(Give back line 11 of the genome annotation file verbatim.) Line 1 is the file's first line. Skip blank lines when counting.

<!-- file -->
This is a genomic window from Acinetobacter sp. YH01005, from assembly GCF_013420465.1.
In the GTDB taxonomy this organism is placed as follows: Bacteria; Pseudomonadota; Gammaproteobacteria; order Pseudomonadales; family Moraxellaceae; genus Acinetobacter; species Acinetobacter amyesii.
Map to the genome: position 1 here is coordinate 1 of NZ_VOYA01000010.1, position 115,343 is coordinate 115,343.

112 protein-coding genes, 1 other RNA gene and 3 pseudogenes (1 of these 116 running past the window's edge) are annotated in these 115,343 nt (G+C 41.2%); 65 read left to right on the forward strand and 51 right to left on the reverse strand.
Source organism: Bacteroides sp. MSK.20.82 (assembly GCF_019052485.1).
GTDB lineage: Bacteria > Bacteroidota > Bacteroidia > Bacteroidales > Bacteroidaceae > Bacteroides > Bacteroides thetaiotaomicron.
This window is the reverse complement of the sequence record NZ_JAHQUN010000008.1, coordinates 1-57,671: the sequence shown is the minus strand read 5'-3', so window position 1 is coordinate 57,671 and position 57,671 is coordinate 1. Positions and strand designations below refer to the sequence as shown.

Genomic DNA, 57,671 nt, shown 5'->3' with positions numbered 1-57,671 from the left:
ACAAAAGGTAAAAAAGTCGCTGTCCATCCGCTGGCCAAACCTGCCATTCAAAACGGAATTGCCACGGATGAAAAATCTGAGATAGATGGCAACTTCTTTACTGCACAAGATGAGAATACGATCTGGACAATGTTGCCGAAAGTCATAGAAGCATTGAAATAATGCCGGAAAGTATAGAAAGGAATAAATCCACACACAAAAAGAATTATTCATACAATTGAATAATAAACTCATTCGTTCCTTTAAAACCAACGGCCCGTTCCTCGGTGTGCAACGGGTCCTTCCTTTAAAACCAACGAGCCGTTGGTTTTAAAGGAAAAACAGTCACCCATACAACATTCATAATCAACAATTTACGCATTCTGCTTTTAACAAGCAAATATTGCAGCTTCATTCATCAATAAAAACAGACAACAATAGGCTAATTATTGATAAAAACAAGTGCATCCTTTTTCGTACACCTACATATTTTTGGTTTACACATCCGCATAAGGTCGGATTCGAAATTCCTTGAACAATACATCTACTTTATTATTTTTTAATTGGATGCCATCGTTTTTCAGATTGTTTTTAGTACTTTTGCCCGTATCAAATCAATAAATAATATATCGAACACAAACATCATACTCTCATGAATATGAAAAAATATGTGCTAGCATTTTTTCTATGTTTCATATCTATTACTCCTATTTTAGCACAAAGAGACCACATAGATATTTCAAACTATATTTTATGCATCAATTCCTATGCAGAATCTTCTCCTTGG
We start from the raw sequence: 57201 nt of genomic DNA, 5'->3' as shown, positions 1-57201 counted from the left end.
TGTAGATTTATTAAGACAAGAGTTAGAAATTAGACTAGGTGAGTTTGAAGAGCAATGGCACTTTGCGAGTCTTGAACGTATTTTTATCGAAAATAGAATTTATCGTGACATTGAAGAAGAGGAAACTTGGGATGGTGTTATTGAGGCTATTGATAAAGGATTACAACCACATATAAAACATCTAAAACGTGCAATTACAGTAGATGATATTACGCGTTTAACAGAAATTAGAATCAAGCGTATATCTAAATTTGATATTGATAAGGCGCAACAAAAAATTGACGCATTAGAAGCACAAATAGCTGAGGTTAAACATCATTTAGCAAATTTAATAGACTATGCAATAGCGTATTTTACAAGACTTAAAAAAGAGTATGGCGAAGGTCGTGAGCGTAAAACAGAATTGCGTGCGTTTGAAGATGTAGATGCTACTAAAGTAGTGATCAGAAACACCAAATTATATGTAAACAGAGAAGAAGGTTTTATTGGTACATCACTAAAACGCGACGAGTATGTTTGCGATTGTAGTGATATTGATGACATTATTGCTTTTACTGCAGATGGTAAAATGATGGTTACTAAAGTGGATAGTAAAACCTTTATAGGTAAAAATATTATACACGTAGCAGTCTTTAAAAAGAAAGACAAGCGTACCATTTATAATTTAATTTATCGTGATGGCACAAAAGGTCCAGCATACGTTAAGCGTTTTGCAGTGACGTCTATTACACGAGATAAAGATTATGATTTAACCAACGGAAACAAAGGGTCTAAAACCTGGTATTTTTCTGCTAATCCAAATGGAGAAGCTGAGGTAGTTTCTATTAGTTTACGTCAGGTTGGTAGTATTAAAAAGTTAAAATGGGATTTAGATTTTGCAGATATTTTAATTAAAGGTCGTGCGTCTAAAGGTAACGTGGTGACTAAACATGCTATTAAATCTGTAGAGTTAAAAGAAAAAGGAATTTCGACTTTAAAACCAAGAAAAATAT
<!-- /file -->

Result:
TGTAGATTTATTAAGACAAGAGTTAGAAATTAGACTAGGTGAGTTTGAAGAGCAATGGCACTTTGCGAGTCTTGAACGTATTTTTATCGAAAATAGAATTTATCGTGACATTGAAGAAGAGGAAACTTGGGATGGTGTTATTGAGGCTATTGATAAAGGATTACAACCACATATAAAACATCTAAAACGTGCAATTACAGTAGATGATATTACGCGTTTAACAGAAATTAGAATCAAGCGTATATCTAAATTTGATATTGATAAGGCGCAACAAAAAATTGACGCATTAGAAGCACAAATAGCTGAGGTTAAACATCATTTAGCAAATTTAATAGACTATGCAATAGCGTATTTTACAAGACTTAAAAAAGAGTATGGCGAAGGTCGTGAGCGTAAAACAGAATTGCGTGCGTTTGAAGATGTAGATGCTACTAAAGTAGTGATCAGAAACACCAAATTATATGTAAACAGAGAAGAAGGTTTTATTGGTACATCACTAAAACGCGACGAGTATGTTTGCGATTGTAGTGATATTGATGACATTATTGCTTTTACTGCAGATGGTAAAATGATGGTTACTAAAGTGGATAGTAAAACCTTTATAGGTAAAAATATTATACACGTAGCAGTCTTTAAAAAGAAAGACAAGCGTACCATTTATAATTTAATTTATCGTGATGGCACAAAAGGTCCAGCATACGTTAAGCGTTTTGCAGTGACGTCTATTACACGAGATAAAGATTATGATTTAACCAACGGAAACAAAGGGTCTAAAACCTGGTATTTTTCTGCTAATCCAAATGGAGAAGCTGAGGTAGTTTCTATTAGTTTACGTCAGGTTGGTAGTATTAAAAAGTTAAAATGGGATTTAGATTTTGCAGATATTTTAATTAAAGGTCGTGCGTCTAAAGGTAACGTGGTGACTAAACATGCTATTAAATCTGTAGAGTTAAAAGAAAAAGGAATTTCGACTTTAAAACCAAGAAAAATAT